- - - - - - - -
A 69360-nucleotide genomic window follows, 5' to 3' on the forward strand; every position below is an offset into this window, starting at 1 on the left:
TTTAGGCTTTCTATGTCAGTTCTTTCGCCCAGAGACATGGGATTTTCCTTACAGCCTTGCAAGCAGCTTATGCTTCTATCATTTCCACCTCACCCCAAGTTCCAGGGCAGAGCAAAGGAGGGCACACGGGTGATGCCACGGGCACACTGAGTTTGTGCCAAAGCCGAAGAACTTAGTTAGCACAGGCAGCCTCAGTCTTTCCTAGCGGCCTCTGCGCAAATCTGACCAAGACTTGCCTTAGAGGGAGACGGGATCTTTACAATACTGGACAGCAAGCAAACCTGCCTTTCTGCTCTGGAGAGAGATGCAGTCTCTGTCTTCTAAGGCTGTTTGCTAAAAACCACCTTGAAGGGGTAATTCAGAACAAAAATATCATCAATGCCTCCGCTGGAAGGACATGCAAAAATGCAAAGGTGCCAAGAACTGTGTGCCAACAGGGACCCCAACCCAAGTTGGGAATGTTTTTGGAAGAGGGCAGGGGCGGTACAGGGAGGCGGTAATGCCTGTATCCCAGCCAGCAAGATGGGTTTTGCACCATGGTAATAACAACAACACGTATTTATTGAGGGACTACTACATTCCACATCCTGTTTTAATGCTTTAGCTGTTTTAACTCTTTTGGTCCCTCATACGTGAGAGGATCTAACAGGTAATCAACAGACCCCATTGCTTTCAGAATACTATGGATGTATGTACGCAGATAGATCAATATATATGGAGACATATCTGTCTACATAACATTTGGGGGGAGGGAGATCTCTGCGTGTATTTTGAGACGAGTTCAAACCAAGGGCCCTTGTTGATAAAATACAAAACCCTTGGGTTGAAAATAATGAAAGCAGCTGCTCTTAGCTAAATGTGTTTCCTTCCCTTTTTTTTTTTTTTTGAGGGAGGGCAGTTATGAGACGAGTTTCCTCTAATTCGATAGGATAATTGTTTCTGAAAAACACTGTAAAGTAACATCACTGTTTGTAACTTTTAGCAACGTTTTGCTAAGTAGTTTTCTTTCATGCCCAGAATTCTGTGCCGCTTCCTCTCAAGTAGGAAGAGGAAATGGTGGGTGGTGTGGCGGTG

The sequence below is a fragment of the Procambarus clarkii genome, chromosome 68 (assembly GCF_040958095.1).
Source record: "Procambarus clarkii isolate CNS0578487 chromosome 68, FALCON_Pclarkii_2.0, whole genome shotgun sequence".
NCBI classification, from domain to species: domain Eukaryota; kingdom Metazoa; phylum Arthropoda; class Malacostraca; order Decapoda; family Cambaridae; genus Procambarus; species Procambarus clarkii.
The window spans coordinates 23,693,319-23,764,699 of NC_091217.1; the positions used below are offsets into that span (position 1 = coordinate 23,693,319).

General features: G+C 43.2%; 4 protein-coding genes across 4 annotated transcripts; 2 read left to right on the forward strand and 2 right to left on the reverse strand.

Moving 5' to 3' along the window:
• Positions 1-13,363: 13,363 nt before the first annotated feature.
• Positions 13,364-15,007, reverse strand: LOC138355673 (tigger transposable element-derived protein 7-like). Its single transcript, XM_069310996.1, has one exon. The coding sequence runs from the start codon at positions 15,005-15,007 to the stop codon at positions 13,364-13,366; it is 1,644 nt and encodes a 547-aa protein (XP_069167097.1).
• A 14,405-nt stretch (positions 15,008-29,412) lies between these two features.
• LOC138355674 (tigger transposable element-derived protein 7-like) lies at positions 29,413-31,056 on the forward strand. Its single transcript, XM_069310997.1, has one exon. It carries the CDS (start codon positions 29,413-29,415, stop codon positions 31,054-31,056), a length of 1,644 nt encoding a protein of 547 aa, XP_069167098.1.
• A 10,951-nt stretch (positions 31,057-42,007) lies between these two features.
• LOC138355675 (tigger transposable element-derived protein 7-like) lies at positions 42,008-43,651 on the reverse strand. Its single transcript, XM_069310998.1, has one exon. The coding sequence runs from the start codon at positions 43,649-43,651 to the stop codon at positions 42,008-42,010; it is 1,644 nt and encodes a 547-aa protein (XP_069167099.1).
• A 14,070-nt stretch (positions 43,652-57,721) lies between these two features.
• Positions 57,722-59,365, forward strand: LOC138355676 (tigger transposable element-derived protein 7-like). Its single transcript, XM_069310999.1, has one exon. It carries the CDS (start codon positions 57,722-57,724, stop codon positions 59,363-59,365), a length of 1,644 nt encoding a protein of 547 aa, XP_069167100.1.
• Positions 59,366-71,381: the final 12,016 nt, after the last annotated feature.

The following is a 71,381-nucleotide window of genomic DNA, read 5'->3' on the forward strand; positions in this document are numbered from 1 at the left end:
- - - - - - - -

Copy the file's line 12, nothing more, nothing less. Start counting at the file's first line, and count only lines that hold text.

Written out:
• LOC138355674 (tigger transposable element-derived protein 7-like) lies at positions 29,413-31,056 on the forward strand. Its single transcript, XM_069310997.1, has one exon. It carries the CDS (start codon positions 29,413-29,415, stop codon positions 31,054-31,056), a length of 1,644 nt encoding a protein of 547 aa, XP_069167098.1.